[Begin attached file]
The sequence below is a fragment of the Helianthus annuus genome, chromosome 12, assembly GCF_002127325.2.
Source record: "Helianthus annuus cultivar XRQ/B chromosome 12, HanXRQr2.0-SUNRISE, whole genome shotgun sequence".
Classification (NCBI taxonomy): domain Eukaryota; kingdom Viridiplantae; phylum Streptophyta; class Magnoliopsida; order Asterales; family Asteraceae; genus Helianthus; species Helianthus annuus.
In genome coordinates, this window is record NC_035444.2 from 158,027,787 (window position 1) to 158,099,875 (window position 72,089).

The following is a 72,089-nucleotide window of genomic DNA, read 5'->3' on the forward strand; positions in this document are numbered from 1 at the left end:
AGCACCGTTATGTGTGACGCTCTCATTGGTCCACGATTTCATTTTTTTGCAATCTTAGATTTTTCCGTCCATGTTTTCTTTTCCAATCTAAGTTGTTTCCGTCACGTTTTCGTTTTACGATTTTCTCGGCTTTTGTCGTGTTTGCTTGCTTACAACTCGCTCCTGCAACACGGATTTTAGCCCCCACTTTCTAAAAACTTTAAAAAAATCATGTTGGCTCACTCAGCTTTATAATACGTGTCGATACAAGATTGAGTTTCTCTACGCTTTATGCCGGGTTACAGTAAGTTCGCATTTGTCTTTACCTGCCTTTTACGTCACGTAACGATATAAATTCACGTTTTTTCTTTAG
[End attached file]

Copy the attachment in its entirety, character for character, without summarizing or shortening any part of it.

The sequence below is a fragment of the Helianthus annuus genome, chromosome 12, assembly GCF_002127325.2.
Source record: "Helianthus annuus cultivar XRQ/B chromosome 12, HanXRQr2.0-SUNRISE, whole genome shotgun sequence".
Classification (NCBI taxonomy): domain Eukaryota; kingdom Viridiplantae; phylum Streptophyta; class Magnoliopsida; order Asterales; family Asteraceae; genus Helianthus; species Helianthus annuus.
In genome coordinates, this window is record NC_035444.2 from 158,027,787 (window position 1) to 158,099,875 (window position 72,089).

The following is a 72,089-nucleotide window of genomic DNA, read 5'->3' on the forward strand; positions in this document are numbered from 1 at the left end:
AGCACCGTTATGTGTGACGCTCTCATTGGTCCACGATTTCATTTTTTTGCAATCTTAGATTTTTCCGTCCATGTTTTCTTTTCCAATCTAAGTTGTTTCCGTCACGTTTTCGTTTTACGATTTTCTCGGCTTTTGTCGTGTTTGCTTGCTTACAACTCGCTCCTGCAACACGGATTTTAGCCCCCACTTTCTAAAAACTTTAAAAAAATCATGTTGGCTCACTCAGCTTTATAATACGTGTCGATACAAGATTGAGTTTCTCTACGCTTTATGCCGGGTTACAGTAAGTTCGCATTTGTCTTTACCTGCCTTTTACGTCACGTAACGATATAAATTCACGTTTTTTCTTTAG